Pope Benedict has said that the new, 71-page document, which is translated, ’God is Love’ seeks to “reclaim” the idea of love, which has fallen prey to confusion and misunderstanding in the current culture.

During his brief remarks, Cardinal Martino, the first of the three to speak, discussed the relationship--laid out by the Pope--between justice and charity, and the jurisdictions of Church and State in achieving a just social order.

The Holy Father, he said, notes that although the building of social and State order is not immediately incumbent upon the Church but rather upon the political sphere, that "the Church is duty-bound to offer, through the purification of reason and through ethical formation, her own specific contribution towards understanding the requirements of justice and achieving them politically."

The Holy Father, Cardinal Martino went on, "affirms that, in building a just social order, the duty of the Church with her social doctrine is that of reawakening spiritual and moral forces."

He explained that in this context, lay people must participate in public life and express their presence through service and charity, “made manifest in family, cultural, working, economic and political life.”

Nucleus of the Christian faith

Archbishop Levada, told those gathered that he thought the Encyclical to be "a powerful text on the 'nucleus of Christian faith,' understood as the Christian image of God and the image of man that derives from it.”

He called it “A powerful text that seeks to counter the erroneous use of the name of God, and the ambiguity concerning the word 'love' that is so evident in the world today."

"In order to explain the novelty of Christian love,” the prefect went on, “the Holy Father seeks first to illustrate the difference and unity between two concepts inherent to the phenomenon of love from the times of the ancient Greeks: 'eros' and 'agape'."

These two concepts, he said, "do not oppose one another, but come harmoniously together to offer a realistic concept of human love, a love that involves the entirety - body and soul - of the human being. 'Agape' prevents 'eros' from abandoning itself to instinct, while 'eros' offers 'agape' the fundamental and vital relationships of human existence."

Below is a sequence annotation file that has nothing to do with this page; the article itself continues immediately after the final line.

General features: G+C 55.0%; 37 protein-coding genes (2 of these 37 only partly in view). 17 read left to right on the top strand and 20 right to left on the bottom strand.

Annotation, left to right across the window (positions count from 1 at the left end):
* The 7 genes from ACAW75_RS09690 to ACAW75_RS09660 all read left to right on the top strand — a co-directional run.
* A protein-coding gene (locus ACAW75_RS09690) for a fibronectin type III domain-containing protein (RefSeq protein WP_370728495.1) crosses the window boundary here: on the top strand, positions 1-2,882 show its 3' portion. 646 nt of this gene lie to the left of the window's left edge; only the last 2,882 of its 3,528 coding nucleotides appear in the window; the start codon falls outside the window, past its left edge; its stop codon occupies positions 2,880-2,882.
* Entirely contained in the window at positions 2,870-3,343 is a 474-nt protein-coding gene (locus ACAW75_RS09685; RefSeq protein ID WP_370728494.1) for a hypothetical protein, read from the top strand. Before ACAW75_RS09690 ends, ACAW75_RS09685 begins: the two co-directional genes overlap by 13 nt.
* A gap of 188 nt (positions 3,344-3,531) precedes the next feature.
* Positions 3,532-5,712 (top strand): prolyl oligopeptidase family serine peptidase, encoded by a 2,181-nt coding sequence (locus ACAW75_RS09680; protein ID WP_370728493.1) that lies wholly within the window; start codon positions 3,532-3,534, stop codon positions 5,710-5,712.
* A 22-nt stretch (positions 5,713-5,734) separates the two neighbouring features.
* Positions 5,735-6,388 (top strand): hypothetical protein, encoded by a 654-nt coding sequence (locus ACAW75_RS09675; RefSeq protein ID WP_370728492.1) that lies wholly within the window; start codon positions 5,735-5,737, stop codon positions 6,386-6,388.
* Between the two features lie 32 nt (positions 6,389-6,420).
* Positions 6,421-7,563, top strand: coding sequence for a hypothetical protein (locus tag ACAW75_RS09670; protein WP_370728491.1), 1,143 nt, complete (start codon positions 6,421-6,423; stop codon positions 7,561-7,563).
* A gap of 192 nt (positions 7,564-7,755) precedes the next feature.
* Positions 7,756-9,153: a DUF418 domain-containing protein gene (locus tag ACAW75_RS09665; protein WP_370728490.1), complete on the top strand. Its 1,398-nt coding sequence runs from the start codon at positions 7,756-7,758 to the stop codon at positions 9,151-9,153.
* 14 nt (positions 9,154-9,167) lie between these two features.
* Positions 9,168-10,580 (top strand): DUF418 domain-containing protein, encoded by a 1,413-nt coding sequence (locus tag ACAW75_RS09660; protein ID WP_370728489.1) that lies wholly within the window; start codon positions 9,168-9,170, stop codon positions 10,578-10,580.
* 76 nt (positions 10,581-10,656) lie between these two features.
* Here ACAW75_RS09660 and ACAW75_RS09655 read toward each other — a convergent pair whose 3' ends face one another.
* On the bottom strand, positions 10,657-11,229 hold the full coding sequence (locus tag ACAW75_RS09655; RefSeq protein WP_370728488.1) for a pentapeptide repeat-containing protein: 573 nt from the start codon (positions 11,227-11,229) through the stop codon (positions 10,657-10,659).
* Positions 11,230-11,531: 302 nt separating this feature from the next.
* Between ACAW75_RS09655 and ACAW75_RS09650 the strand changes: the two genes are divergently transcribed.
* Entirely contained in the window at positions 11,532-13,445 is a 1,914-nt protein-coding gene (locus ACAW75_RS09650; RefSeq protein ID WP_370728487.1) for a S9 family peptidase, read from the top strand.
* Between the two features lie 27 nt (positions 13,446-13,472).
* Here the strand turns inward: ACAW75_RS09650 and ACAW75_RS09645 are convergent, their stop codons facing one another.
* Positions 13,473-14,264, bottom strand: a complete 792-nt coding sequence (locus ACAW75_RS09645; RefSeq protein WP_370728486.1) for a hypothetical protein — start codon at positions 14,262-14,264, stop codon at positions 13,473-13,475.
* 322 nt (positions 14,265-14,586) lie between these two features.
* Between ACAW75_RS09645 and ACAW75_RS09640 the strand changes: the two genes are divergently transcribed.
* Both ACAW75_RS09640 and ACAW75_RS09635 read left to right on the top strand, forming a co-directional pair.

Archbishop Levada added that "in the indissoluble marriage between man and woman this human love takes a form that is rooted in creation itself."

Making note of the Pope‘s structure for the document, he highlighted Benedict‘s point that "Love for others, rooted in the love of God, is the duty, not only of each individual faithful, but also - and here we come to the second part of the Encyclical - of the entire community of believers, in other words the Church.”

Two conclusions emanate from this he said. First, “that the service of charity is part of the essence of the Church, secondly that no one must lack what they need, either within or outside the Church."

Charitable and Ecclesial

Cor Unum’s president, Archbishop Paul Josef Cordes, added his own thoughts on the document, pointing out that "today's text is the first ever Encyclical on the subject of charity."

Reflecting on the Church‘s own work of charity, made up of what he called, “concrete initiatives,” Archbishop Cordes said that they are often focused on political initiatives, such as those for the elimination of debt of the poorest countries.”

“We wish”, he said, “to promote an awareness of justice in society,“ but “Pope Benedict XVI [also] wished to illuminate charitable commitment with a theological foundation. ... He is convinced that faith has consequences on the individual who acts, and therefore on the manner and intensity of his acts of charity."